With winter upon us, it seems the perfect time to dig into a good book. Members of the KUA community are here to offer their recommendations for your next read or for the reader on your holiday list.
Darrell Beaupre ’86 P'16 '20, English and Art Teacher
The Baseball 100 by Joe Posnanski
The Lake House by Kate Morton
If you are a baseball fan, The Baseball 100 is a must read. Posnanski does not just focus on dry stats and averages but tells the story of the game with through remarkable anecdotes and legends. He is a marvelous writer.
The Lake House is a mystery that is not linear. It moves between time periods. It starts with a young woman who buries something in 1933 that detective Sadie Sparrow works to uncover in 2003. Very well written and enjoyable.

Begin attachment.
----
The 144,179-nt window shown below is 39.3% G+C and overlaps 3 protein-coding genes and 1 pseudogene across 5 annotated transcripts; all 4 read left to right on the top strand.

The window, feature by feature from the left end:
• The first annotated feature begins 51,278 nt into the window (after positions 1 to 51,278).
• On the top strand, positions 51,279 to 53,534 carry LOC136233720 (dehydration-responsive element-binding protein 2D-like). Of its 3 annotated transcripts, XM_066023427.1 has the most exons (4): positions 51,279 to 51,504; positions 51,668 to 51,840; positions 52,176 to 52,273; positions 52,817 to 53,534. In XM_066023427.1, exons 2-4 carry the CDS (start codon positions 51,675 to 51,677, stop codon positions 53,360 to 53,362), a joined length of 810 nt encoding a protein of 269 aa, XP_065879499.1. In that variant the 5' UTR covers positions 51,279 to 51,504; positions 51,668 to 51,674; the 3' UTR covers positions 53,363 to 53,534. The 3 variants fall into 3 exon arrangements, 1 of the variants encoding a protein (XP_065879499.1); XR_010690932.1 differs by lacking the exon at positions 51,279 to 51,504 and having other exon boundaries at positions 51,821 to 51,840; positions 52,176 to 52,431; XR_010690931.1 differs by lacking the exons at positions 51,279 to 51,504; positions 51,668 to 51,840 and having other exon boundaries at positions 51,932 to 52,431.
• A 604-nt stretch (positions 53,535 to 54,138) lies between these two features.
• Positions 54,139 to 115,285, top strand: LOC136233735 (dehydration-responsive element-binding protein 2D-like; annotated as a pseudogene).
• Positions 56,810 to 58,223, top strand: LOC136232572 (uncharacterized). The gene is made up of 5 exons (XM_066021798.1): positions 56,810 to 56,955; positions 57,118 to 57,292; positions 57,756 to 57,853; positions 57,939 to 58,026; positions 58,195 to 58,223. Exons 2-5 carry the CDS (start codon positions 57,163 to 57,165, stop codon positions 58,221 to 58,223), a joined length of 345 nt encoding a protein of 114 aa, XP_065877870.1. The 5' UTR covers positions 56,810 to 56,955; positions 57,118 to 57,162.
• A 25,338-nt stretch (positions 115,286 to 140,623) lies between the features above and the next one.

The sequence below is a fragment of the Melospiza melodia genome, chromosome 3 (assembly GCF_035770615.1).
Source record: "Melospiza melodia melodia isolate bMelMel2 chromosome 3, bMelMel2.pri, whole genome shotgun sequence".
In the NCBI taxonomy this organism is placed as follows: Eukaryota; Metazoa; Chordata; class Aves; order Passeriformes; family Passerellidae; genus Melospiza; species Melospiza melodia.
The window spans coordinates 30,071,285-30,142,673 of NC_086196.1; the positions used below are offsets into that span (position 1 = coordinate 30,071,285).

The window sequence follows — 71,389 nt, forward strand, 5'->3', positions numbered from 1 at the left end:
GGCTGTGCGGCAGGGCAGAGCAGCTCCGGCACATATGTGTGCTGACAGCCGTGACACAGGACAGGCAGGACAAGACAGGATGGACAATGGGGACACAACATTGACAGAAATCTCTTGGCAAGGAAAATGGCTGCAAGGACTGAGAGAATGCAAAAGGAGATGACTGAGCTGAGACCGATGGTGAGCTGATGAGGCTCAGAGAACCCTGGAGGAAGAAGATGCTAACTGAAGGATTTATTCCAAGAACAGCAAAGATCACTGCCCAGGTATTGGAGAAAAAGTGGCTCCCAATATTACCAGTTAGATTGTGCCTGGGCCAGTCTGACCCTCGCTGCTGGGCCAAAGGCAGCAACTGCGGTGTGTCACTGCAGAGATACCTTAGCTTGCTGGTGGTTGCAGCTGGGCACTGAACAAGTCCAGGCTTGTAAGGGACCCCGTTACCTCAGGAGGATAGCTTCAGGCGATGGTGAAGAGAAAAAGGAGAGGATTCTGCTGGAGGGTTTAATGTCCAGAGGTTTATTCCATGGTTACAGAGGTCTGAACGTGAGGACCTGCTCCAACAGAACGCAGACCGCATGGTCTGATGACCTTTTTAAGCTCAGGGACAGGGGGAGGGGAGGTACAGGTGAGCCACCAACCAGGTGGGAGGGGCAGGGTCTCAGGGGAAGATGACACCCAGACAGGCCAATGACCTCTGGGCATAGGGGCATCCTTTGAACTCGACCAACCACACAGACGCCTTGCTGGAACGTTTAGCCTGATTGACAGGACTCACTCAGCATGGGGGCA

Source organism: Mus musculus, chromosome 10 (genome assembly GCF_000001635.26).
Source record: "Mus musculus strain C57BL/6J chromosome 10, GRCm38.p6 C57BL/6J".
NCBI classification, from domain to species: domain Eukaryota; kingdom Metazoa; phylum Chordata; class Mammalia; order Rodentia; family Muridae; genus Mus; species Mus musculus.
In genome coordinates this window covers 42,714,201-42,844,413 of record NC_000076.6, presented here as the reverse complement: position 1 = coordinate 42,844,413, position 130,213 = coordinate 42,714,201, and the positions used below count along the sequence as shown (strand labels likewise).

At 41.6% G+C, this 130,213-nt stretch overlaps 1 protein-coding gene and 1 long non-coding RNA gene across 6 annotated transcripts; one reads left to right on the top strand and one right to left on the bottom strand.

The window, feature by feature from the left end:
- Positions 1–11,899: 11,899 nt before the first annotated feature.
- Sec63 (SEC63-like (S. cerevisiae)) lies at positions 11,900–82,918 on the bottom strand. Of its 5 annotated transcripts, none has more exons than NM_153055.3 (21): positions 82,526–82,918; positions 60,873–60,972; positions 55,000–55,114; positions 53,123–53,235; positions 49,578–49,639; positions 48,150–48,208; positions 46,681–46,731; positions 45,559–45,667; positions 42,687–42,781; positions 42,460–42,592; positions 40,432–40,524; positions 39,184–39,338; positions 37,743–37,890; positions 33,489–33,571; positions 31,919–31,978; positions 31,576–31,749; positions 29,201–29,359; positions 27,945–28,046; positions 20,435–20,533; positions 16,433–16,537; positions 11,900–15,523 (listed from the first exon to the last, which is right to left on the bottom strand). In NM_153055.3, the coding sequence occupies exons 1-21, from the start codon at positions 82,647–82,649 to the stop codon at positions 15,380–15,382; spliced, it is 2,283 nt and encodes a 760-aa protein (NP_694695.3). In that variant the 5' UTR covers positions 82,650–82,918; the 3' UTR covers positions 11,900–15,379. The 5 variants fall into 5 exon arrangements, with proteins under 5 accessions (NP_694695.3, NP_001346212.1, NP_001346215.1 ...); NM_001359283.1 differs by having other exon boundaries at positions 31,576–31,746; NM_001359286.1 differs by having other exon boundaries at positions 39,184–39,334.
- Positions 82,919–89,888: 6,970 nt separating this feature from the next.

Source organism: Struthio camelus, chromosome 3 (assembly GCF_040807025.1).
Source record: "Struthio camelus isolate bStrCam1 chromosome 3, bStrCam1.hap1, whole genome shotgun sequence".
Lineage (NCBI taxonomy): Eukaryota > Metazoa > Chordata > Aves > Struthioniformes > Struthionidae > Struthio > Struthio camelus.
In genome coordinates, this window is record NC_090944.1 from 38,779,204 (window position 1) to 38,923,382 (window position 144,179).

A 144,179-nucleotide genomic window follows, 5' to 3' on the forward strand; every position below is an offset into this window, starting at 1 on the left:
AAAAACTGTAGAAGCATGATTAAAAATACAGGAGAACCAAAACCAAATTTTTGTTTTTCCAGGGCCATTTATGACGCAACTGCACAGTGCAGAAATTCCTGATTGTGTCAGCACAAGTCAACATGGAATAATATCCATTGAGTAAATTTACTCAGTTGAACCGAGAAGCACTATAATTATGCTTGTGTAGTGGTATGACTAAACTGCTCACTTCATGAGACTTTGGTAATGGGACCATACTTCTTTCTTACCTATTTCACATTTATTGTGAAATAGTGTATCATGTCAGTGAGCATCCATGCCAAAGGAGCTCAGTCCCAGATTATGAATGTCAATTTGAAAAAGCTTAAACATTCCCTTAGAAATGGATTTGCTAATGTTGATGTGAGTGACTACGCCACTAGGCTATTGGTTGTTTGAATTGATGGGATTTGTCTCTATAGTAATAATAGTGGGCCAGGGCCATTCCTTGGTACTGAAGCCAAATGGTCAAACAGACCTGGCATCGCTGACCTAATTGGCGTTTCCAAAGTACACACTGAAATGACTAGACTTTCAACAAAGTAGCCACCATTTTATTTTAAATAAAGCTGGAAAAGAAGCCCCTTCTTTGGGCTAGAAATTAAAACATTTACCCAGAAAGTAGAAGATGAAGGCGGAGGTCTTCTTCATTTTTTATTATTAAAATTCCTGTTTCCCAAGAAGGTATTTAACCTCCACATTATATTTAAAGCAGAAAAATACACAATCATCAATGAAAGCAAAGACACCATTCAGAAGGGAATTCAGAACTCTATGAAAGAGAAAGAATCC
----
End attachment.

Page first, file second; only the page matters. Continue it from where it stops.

Lyn Lord P’09, History Teacher
Marriage Portrait by Maggie O’Farrell
Dinosaurs by Lydia Millet
Maggie O’Farrell also wrote Hamnet. Her writing in historical narrative is flawless. This is about Lucrezia di Medici and her marriage to the Duke of Ferrara. The time period, descriptions, and characters are perfect. The second is Dinosaurs by Lydia Millet, another favorite writer. This is a book about a man who has a bad break up and decides to move from NYC to Tucson but walk there. He buys a house next to a glass house and soon after a young family of four move in. A very sweet but provocative book. Her books are always short but pack a punch at the end.
John Kluge ’66, English Teacher and College Advisor